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Some monkeys in Panama may have just stumbled into the Stone Age

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Some monkeys in Panama may have just stumbled into the Stone Age

2 July 2018, updated 6 July 2018

By Colin Barras

Another non-human primate has entered the Stone Age – the fourth type known to have done so. One population of white-faced capuchins living in Panama routinely use stones to smash open nuts and shellfish.

Other nearby populations don’t make use of stone tools, which might suggest that primates – perhaps including our ancestors – stumble into the stone age by chance.

Scientists first made the discovery in 2004, but returned to the island in March 2017 with cameras to catch the monkeys in the act.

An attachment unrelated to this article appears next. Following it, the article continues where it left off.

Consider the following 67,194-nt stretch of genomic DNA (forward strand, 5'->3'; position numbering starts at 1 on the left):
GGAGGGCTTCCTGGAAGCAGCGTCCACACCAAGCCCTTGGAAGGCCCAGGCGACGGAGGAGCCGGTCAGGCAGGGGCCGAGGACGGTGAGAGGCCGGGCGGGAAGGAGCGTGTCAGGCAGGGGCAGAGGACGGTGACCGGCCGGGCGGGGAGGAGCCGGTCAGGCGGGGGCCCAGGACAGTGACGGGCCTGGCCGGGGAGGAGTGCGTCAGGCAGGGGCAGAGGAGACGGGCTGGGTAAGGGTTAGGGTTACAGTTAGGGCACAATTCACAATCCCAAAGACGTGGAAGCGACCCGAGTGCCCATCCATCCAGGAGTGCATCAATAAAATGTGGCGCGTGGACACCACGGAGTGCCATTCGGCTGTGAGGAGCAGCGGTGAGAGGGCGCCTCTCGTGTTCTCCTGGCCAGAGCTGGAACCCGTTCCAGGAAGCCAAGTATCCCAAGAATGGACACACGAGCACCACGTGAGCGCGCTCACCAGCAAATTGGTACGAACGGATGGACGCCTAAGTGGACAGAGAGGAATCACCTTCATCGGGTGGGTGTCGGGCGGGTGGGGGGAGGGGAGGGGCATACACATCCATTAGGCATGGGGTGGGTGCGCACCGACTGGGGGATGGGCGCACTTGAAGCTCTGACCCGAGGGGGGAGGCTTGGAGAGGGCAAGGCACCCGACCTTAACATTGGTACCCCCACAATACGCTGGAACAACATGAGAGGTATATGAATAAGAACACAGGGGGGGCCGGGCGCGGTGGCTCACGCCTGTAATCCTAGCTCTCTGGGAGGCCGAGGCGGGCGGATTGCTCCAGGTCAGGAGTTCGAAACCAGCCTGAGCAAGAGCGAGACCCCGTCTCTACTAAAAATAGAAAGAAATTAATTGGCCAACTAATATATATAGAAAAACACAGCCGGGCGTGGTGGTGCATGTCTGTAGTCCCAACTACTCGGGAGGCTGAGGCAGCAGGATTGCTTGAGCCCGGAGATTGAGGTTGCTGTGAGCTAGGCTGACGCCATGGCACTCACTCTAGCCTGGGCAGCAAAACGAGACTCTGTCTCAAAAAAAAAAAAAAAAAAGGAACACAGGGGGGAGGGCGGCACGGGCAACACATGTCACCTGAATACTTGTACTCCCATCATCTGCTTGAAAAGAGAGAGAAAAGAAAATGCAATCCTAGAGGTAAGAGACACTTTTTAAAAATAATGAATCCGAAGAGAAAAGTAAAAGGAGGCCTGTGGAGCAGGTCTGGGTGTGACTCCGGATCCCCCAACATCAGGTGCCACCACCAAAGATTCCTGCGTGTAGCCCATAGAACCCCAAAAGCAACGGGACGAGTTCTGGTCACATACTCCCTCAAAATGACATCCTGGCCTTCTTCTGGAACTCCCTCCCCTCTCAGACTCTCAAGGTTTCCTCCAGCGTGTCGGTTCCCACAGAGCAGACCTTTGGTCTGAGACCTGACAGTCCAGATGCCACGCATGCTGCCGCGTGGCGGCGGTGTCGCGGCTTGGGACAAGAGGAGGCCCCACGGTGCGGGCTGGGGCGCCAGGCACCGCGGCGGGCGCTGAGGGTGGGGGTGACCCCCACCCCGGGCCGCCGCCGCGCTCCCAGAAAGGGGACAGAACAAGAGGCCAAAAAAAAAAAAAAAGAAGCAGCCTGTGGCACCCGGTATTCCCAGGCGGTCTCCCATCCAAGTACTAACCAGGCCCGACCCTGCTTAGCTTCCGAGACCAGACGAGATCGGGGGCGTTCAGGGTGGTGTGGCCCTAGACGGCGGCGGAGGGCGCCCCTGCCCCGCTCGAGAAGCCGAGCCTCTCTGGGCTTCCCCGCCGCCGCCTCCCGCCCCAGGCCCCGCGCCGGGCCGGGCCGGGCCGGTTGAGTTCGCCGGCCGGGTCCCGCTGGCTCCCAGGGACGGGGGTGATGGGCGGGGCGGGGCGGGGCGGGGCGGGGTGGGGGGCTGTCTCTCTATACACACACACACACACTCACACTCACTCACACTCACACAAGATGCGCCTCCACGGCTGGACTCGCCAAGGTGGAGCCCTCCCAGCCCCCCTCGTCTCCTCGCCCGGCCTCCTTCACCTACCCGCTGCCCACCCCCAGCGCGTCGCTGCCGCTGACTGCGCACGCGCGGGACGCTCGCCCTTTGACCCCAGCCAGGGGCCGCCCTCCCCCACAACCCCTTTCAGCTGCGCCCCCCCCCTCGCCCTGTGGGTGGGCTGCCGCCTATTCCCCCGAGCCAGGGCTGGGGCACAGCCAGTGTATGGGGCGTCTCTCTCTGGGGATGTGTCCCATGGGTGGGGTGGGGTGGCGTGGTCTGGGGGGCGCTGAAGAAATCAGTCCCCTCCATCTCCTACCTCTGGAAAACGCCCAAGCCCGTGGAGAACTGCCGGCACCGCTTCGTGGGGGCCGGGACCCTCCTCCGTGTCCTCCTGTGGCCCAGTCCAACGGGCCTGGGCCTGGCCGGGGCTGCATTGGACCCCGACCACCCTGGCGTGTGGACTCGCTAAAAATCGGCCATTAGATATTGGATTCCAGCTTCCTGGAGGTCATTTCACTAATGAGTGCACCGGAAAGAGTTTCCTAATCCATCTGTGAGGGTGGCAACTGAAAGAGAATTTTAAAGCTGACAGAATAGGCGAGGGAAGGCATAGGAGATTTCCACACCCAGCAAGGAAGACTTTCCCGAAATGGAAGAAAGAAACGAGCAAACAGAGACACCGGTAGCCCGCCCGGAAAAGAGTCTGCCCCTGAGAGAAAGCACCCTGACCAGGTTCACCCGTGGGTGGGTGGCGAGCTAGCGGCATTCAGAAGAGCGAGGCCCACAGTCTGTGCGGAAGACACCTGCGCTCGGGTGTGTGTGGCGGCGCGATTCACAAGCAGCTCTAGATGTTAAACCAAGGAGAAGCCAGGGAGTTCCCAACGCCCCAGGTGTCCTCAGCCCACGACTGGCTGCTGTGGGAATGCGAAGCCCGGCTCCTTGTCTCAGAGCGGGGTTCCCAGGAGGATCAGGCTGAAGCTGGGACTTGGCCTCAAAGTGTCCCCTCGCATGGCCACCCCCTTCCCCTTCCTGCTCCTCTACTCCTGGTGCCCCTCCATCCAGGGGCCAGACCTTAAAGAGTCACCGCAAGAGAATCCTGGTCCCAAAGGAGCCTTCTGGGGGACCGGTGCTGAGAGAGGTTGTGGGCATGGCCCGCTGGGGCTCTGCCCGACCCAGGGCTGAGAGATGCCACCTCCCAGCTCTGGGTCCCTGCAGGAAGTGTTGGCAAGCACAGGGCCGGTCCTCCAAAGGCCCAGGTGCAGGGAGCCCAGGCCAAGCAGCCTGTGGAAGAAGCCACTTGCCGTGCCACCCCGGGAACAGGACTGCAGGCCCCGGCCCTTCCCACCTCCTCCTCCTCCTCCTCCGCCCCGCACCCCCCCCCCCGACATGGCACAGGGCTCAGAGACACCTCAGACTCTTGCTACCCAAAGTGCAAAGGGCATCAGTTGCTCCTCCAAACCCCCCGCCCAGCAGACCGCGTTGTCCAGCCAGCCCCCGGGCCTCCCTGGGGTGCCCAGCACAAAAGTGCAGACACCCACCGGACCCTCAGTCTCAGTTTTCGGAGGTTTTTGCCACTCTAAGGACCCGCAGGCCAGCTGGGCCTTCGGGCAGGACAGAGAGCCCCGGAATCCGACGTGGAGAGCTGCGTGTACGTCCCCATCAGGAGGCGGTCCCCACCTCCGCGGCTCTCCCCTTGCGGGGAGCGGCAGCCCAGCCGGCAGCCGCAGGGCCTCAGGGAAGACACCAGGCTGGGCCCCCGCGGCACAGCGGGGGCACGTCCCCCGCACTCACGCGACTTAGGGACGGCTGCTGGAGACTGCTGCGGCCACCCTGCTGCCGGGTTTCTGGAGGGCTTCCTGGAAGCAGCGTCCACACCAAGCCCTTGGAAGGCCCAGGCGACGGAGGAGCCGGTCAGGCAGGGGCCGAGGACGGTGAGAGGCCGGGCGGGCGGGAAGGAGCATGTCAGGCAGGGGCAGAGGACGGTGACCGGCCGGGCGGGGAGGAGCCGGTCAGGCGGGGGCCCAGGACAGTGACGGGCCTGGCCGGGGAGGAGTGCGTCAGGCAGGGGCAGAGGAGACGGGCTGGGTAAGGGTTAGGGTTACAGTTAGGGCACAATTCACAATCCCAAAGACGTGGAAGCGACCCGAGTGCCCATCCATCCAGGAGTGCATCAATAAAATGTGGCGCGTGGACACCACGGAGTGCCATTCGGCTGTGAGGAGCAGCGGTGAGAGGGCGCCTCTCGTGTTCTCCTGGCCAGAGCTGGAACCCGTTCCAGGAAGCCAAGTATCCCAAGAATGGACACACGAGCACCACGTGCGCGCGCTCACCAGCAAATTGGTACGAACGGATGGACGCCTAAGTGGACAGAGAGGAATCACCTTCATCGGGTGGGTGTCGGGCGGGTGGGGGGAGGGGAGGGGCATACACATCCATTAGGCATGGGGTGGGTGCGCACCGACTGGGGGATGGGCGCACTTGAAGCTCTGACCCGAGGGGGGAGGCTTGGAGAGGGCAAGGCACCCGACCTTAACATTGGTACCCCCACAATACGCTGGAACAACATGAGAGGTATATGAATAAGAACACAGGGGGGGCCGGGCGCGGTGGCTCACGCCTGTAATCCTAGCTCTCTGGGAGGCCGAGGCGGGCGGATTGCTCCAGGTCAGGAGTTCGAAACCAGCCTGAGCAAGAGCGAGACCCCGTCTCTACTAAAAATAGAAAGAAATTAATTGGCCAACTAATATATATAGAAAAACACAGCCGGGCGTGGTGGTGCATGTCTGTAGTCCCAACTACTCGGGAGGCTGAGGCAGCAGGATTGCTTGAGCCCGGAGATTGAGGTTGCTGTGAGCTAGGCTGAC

Scientists do not know when the 6-million-year inhabitants of the island began the practice, but believe the skill was learned “by chance.” Scientists said the practice was only evident in a few males.

No other nearby populations have been observed making use of stones, the report said.

The discovery marks the fourth-observed group of non-human primates that have used stones for tools. Other species with similar practices include chimpanzees in west Africa, macaques in Thailand, and other species of capuchins in South America, New Scientist reported.

Until a few decades ago, scientists believed humans were the only species that appropriated stones into tools. The Stone Age for humans began 2.5 million years ago.



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